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1986 Toyota 4Runner SR5 Review

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In the eighties, Toyota wanted to replicate the success of its Land Cruiser SUV but in a smaller and more affordable package. Cue the 4Runner which debuted in mid-1984 as a 1985 model. Instead of developing an entirely new model like the Land Cruiser, Toyota used the Hilux chassis to create the 4Runner (sold as the Hilux Surf in other countries).  The first generation was nothing more than a pickup truck with a roof over the bed. The purpose of the 4Runner was to provide the versatility and the go anywhere ability of the Hilux truck while giving the comfort and utility expected of an SUV. I reviewed a third generation, a 1997 4Runner which was the first generation to be built as a separate model, not sharing any body parts or frames with the Hilux. I liked it very much, but I never really thought of reviewing the original 4Runner at all. I asked my friend if I could review his old Volvo 242 or something like that. It was a really cool old Volvo in burgundy and with a manual transmission. However, when I contacted him, he sold it and got this 4Runner. How could I say no to reviewing the original 4Runner with only two doors and a manual transmission?

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2012 Toyota Hilux 2.5 D-4D Review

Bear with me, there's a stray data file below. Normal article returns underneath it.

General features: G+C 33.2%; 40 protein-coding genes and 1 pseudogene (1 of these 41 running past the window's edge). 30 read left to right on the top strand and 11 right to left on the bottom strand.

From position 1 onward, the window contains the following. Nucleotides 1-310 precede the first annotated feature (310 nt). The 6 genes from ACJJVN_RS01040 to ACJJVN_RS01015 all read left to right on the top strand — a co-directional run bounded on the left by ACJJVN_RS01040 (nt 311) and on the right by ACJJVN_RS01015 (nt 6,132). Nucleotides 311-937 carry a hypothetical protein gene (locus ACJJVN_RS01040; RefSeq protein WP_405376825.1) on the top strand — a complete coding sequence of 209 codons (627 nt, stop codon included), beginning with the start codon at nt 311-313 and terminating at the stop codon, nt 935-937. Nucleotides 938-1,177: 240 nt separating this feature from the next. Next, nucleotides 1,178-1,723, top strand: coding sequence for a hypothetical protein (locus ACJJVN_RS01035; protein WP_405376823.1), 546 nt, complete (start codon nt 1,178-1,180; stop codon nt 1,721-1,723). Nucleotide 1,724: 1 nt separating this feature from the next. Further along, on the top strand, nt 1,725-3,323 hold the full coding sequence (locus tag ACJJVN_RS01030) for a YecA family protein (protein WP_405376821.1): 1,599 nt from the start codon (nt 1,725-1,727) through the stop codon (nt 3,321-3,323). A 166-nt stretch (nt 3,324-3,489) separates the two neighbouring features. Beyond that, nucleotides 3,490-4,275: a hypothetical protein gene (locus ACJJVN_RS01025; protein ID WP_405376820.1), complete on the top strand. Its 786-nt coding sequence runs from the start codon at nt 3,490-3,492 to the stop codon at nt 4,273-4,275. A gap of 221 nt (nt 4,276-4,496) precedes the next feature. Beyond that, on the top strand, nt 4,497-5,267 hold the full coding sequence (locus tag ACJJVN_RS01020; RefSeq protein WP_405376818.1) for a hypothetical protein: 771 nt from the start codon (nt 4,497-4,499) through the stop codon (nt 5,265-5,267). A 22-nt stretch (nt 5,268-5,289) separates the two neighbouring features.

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To tell you the truth, I never knew the Hilux existed until my first trip to England. I got an English car magazine, and there was a road test of the Toyota Hilux. I was confused, because it did not look like anything like the Tacoma we have in North America. I searched the Toyota Hilux online, and I was surprised to learn that the Hilux is another truck currently sold by Toyota everywhere except North America. The Hilux actually was sold in America from 1968-1994, but only the first generation (1968-1973) used the Hilux name. Starting in 1973, it was sold as the Toyota Truck (later called Pickup), and the fourth generation (1983-1988) introduced an SUV version of this truck that became the 4Runner which also was sold as the Hilux Surf in other countries. It was not until the fifth generation of this truck that Toyota would start producing two entirely different trucks for North America and the rest of the world. Toyota wanted to build a truck that catered to the tastes of the American market, while keeping the Hilux. Starting in 1995, the Tacoma was sold as Toyota’s compact truck, with the Hilux sold in other continents. The Hilux grew in size and fame, and became a legend in terms of reliability and off road performance. This summer, I visited Sri Lanka, and I had the opportunity to review a 2012 Hilux to see what we Americans were missing out on.  Continue reading